Risk factors for Dysentery
History of dysentary
Recommendations for Dysentery
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An inflammatory disorder of the lower intestinal tract, usually caused by a bacterial, parasitic, or protozoan infection and resulting in pain, fever, and severe diarrhea, often accompanied by the passage of blood and mucous.
A hollow, muscular, J-shaped pouch located in the upper part of the abdomen to the left of the midline. The upper end (fundus) is large and dome-shaped; the area just below the fundus is called the body of the stomach. The fundus and the body are often referred to as the cardiac portion of the stomach. The lower (pyloric) portion curves downward and to the right and includes the antrum and the pylorus. The function of the stomach is to begin digestion by physically breaking down food received from the esophagus. The tissues of the stomach wall are composed of three types of muscle fibers: circular, longitudinal and oblique. These fibers create structural elasticity and contractibility, both of which are needed for digestion. The stomach mucosa contains cells which secrete hydrochloric acid and this in turn activates the other gastric enzymes pepsin and rennin. To protect itself from being destroyed by its own enzymes, the stomach’s mucous lining must constantly regenerate itself.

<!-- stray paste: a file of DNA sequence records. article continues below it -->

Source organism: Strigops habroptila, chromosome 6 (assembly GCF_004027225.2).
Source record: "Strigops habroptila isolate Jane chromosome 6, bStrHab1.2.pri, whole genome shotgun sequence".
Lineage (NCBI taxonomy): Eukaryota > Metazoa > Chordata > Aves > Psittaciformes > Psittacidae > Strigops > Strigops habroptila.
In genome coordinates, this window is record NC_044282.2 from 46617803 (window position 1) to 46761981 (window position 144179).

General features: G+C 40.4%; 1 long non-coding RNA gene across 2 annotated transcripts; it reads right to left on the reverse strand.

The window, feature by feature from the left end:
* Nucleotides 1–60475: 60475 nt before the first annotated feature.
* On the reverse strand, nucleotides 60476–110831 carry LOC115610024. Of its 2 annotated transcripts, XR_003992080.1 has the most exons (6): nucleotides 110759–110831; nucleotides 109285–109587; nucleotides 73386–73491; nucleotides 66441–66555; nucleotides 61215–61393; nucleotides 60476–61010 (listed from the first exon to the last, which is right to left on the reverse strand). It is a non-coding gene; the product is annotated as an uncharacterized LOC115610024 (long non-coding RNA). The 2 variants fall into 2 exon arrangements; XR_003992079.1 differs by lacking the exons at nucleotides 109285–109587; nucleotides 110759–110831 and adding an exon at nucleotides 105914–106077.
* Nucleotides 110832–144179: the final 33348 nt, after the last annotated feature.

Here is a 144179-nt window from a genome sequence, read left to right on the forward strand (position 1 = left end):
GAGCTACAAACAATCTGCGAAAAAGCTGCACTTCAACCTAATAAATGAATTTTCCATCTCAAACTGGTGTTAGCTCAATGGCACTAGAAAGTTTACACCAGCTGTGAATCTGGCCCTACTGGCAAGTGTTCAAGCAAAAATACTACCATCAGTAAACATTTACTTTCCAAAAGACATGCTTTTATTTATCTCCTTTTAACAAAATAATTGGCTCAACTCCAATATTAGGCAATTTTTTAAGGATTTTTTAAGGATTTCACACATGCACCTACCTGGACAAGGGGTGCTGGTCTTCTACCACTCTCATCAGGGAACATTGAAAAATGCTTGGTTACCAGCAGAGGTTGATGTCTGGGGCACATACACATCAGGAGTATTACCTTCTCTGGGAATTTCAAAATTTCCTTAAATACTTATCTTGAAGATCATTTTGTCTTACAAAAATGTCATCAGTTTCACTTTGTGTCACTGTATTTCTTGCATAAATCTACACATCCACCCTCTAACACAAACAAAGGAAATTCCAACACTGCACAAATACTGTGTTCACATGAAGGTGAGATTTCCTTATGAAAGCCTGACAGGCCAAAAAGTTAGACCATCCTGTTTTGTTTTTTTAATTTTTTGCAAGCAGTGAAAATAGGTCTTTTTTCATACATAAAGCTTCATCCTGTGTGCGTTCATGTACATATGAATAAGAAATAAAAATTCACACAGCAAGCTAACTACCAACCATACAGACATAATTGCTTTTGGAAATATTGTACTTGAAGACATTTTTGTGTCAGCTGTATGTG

Excessive discharge of contents of bowel.
Microscopic germs. Some bacteria are "harmful" and can cause disease, while other "friendly" bacteria protect the body from harmful invading organisms.
An illness or symptom of sudden onset, which generally has a short duration.